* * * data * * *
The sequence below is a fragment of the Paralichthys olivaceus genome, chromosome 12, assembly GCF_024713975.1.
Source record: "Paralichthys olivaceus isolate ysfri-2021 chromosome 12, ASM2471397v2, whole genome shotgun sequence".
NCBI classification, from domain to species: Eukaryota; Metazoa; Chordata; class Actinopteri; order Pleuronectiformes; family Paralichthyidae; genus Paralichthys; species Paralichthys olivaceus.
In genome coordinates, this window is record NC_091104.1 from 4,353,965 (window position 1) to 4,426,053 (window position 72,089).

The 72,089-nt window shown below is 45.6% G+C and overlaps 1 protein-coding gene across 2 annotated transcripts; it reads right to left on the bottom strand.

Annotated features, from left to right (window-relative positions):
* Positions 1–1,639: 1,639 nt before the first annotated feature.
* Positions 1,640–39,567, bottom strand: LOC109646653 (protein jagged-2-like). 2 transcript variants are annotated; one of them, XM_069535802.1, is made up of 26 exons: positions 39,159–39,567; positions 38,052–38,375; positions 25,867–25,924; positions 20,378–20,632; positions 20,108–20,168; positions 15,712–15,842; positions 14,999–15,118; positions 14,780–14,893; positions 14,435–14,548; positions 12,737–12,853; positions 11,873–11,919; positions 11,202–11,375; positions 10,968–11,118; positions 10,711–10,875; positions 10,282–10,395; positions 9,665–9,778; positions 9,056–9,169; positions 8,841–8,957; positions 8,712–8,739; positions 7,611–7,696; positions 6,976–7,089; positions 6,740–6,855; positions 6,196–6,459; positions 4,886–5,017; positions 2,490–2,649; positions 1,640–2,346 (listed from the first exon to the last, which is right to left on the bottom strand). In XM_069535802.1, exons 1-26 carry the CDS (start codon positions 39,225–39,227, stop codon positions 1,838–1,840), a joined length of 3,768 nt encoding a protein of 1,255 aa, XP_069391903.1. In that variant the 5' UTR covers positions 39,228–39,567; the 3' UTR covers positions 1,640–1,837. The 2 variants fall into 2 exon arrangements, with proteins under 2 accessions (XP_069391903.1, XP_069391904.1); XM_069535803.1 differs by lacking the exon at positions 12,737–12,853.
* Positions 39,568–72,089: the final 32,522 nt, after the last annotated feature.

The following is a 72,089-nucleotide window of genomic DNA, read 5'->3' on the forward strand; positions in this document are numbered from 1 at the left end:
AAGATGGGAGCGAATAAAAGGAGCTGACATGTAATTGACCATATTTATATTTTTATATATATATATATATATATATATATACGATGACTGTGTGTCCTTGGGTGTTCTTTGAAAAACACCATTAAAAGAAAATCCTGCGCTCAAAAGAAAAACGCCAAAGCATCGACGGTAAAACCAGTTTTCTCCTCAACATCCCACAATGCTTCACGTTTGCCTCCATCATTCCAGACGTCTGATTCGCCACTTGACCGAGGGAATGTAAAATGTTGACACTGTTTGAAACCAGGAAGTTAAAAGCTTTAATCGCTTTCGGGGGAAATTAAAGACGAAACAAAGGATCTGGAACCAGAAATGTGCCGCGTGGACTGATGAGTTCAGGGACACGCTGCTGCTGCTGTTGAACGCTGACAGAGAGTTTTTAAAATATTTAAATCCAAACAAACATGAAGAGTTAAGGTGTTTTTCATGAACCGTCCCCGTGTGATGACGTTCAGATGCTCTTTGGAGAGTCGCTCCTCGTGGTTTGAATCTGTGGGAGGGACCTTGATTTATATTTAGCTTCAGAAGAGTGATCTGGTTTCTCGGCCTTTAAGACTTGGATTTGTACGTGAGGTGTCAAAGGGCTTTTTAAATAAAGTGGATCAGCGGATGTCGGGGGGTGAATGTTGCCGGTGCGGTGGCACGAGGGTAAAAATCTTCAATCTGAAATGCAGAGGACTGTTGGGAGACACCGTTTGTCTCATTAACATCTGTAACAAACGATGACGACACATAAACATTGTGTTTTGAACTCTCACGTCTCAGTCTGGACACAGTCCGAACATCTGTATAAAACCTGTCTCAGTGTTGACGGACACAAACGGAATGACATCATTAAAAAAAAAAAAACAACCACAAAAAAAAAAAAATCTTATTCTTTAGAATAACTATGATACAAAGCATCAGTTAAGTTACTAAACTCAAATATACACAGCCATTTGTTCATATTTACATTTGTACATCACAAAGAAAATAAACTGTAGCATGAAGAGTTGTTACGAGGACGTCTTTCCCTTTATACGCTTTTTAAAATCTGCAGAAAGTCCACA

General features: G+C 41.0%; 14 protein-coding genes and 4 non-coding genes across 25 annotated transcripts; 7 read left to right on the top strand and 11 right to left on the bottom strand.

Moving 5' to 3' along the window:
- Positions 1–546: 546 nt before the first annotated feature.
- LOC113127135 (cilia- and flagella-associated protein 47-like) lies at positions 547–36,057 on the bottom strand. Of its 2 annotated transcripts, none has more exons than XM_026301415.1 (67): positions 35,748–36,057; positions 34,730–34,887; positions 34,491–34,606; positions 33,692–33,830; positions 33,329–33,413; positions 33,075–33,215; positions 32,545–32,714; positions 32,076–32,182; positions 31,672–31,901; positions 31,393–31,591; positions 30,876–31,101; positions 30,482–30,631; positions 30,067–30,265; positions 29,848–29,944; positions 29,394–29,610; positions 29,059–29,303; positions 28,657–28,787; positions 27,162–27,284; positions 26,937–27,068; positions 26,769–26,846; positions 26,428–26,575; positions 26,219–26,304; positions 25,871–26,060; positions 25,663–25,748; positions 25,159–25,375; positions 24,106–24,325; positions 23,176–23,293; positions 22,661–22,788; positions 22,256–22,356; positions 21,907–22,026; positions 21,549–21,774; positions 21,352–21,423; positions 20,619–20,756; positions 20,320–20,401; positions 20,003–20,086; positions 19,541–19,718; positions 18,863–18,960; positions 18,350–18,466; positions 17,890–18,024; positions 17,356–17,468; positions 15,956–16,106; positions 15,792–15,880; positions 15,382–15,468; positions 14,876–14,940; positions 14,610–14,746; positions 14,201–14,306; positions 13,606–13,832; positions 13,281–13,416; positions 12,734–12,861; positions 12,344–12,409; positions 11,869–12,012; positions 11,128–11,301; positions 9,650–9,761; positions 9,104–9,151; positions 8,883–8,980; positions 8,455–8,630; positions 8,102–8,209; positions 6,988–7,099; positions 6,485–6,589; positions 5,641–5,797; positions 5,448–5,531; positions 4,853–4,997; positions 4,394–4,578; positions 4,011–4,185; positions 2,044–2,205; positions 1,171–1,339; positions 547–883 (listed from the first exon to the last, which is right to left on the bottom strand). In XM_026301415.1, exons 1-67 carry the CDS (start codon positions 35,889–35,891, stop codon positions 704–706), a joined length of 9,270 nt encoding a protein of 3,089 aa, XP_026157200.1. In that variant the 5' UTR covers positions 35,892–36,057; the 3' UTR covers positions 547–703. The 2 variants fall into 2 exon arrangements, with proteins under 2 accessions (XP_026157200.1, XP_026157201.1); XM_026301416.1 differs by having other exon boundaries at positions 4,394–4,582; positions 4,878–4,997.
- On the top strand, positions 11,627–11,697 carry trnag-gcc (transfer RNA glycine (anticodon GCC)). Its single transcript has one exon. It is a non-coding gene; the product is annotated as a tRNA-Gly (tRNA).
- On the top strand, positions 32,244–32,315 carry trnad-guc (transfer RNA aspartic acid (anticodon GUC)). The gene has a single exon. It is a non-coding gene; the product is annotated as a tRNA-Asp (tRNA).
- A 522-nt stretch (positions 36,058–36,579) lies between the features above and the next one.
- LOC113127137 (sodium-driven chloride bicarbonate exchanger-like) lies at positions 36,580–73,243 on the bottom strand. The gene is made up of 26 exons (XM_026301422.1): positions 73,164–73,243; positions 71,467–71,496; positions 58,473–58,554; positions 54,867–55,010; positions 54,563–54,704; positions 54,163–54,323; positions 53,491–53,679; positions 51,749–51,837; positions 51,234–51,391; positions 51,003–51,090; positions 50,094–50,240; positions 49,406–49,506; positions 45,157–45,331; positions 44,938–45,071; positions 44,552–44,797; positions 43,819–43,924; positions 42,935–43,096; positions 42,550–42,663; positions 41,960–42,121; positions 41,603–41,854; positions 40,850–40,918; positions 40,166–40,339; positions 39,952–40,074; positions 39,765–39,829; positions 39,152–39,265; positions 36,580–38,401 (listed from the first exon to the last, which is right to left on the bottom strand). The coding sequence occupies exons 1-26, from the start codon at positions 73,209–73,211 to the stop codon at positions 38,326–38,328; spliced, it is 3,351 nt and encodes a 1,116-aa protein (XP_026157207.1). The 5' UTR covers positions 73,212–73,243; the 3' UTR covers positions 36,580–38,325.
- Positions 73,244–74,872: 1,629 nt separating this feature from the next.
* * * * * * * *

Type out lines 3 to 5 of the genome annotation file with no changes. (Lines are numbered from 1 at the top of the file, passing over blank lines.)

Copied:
NCBI classification, from domain to species: Eukaryota; Metazoa; Chordata; class Actinopteri; order Pleuronectiformes; family Paralichthyidae; genus Paralichthys; species Paralichthys olivaceus.
In genome coordinates, this window is record NC_091104.1 from 4,353,965 (window position 1) to 4,426,053 (window position 72,089).

The 72,089-nt window shown below is 45.6% G+C and overlaps 1 protein-coding gene across 2 annotated transcripts; it reads right to left on the bottom strand.